Ihad to read Es'kia Mphahlele's autobiography Down Second Avenue for one of my UNISA courses. I really admire this man. He is proof that success comes from nothing but hard work.
He did not have one single advantage in his life, no big break or helping hand. He grew up in poverty and worked hard at school and never gave up. He went on to be a writer, teacher, activist and scholar.
His mom worked full time as a domestic worker to put her three kids through school, so Ezekiel was brought up by his grandmother and his aunt. Men seemed to fade into the background in his childhood. He was surrounded by stong women who were determined to bring the children up to have dignity and strong morals, despite the hardships they faced daily. Who in the history books ever remembers the important role that these maids and clothes-washers played?
Es'kia's school career started off inauspiciously; herding goats was a priority in the Maupaneng countryside where he grew up. Once he moved to a Pretoria township he showed an aptitude for reading and English that led to him becoming a writer and journalist.
He was also a teacher but was banned from teaching after he objected to the new Bantu education syllabus. He includes a snippet of this syllabus in his biography and it is shocking to see the substandard education the government saw fit to provide non-whites.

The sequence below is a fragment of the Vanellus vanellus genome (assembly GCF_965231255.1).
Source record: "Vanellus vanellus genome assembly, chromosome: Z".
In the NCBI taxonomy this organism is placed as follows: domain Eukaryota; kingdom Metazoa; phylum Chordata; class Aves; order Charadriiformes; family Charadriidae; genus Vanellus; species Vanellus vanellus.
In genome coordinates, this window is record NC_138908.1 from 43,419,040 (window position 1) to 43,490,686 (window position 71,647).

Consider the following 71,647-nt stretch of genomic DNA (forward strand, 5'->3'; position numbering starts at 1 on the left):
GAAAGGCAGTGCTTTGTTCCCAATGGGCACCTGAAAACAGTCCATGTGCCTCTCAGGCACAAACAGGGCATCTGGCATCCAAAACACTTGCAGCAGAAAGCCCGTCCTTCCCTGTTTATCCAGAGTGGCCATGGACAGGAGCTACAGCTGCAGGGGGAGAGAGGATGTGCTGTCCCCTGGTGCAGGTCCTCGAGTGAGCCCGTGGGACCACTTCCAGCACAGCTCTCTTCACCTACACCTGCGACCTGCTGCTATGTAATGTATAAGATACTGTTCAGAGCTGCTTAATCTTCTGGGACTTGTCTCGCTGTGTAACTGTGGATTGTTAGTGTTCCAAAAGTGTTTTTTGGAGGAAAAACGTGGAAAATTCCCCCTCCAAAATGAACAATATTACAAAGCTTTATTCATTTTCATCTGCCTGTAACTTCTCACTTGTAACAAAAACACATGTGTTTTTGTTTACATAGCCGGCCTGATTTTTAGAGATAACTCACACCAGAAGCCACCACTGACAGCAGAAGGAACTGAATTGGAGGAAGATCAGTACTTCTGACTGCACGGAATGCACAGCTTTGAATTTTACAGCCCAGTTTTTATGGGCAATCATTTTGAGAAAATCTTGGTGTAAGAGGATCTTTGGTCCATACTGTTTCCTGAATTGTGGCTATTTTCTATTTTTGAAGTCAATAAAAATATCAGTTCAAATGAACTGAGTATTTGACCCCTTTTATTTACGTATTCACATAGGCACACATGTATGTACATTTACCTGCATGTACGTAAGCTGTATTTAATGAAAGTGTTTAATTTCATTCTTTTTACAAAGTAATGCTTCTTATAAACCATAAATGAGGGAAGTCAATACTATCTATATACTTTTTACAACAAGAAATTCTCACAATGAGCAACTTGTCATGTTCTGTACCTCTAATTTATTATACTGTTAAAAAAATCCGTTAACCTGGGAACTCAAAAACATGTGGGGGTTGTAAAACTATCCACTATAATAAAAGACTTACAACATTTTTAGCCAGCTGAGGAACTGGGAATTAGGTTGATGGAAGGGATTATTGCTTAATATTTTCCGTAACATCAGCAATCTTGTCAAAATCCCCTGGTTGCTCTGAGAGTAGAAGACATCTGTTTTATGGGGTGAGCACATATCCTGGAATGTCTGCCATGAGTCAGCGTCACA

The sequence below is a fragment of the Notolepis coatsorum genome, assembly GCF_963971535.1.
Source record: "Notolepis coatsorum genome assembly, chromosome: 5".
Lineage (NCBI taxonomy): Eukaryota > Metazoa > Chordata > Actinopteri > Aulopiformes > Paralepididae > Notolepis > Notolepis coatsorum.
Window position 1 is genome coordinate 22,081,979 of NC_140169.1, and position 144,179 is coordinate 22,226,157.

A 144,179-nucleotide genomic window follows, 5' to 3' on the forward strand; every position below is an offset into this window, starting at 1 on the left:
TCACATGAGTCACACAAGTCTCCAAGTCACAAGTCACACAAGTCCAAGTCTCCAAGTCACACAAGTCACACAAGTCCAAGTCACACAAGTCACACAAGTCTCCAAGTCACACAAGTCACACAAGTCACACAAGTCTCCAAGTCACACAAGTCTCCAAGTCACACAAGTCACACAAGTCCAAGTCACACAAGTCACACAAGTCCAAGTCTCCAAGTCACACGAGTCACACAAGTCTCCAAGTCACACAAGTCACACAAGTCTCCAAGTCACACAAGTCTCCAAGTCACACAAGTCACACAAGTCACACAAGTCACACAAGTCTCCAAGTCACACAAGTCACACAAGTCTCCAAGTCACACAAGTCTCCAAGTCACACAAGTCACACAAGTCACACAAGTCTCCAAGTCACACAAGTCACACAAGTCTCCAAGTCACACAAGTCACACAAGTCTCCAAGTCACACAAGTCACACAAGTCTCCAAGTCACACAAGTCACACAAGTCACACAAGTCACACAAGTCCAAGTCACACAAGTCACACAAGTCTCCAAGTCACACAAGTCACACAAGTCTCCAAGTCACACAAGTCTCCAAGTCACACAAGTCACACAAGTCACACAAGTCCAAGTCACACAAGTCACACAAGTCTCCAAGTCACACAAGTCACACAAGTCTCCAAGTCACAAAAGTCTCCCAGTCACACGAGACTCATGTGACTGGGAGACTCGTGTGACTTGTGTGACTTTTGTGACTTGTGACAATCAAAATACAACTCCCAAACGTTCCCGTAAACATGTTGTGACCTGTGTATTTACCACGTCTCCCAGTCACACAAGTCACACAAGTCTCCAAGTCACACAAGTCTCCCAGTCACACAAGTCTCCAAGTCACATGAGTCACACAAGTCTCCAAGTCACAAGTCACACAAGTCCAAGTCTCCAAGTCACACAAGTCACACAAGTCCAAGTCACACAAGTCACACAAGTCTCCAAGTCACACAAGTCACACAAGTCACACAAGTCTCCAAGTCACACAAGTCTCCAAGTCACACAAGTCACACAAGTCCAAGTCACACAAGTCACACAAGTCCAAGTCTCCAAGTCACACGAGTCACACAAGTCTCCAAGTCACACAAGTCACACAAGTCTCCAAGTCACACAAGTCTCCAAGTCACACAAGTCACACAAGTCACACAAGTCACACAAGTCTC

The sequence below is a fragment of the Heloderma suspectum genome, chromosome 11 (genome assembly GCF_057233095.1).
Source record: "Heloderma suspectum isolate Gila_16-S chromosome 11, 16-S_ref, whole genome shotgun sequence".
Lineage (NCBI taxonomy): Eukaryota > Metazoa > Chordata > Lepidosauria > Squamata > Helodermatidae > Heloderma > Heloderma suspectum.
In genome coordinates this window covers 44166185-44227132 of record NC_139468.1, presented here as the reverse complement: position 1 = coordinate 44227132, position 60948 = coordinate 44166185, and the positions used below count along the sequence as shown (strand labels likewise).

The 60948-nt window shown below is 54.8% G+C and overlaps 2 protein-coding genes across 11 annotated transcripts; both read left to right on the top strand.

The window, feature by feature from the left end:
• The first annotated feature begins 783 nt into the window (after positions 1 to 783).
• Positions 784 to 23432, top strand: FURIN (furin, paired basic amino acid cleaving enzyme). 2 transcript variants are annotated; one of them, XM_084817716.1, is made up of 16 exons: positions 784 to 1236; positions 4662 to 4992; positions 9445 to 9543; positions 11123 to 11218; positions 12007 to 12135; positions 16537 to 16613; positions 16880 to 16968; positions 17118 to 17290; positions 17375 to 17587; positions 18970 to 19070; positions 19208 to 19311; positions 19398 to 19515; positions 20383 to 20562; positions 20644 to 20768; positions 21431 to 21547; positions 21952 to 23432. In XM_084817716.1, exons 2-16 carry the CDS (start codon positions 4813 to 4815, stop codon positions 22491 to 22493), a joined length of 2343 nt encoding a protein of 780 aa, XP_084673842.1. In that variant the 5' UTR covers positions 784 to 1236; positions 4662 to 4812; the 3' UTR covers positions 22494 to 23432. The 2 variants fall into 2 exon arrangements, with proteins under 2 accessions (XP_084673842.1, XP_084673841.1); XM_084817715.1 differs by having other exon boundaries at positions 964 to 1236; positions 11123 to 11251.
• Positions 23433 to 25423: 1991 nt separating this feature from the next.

He completed a Masters in English literature with UNISA and passed with distinction, this being the first time anyone of any colour had achieved a distinction for a senior degree at UNISA.
An extract from the book that really stuck with me is this:
“you must keep moving, writing at white heat, everything full of vitriol; hardly a moment to think of human beings as human beings and not as victims of political circumstance….our South African situation has become a terrible cliché as literary material.”(p210.)
I have often thought that our South African situation is a cliché that still weighs heavily upon our writers. Will we ever be able to free ourselves of this yoke and write about human beings as human beings? And if we do so, are we being honest about our human experience? Most of us experience the South African cliché, whether directly or indirectly.
If you want to get an idea of what it was like to live in the townships from the 20's to the 60's, you should read this book. Mphahlele is a quiet South African hero who triumphed despite the huge odds stacked against him.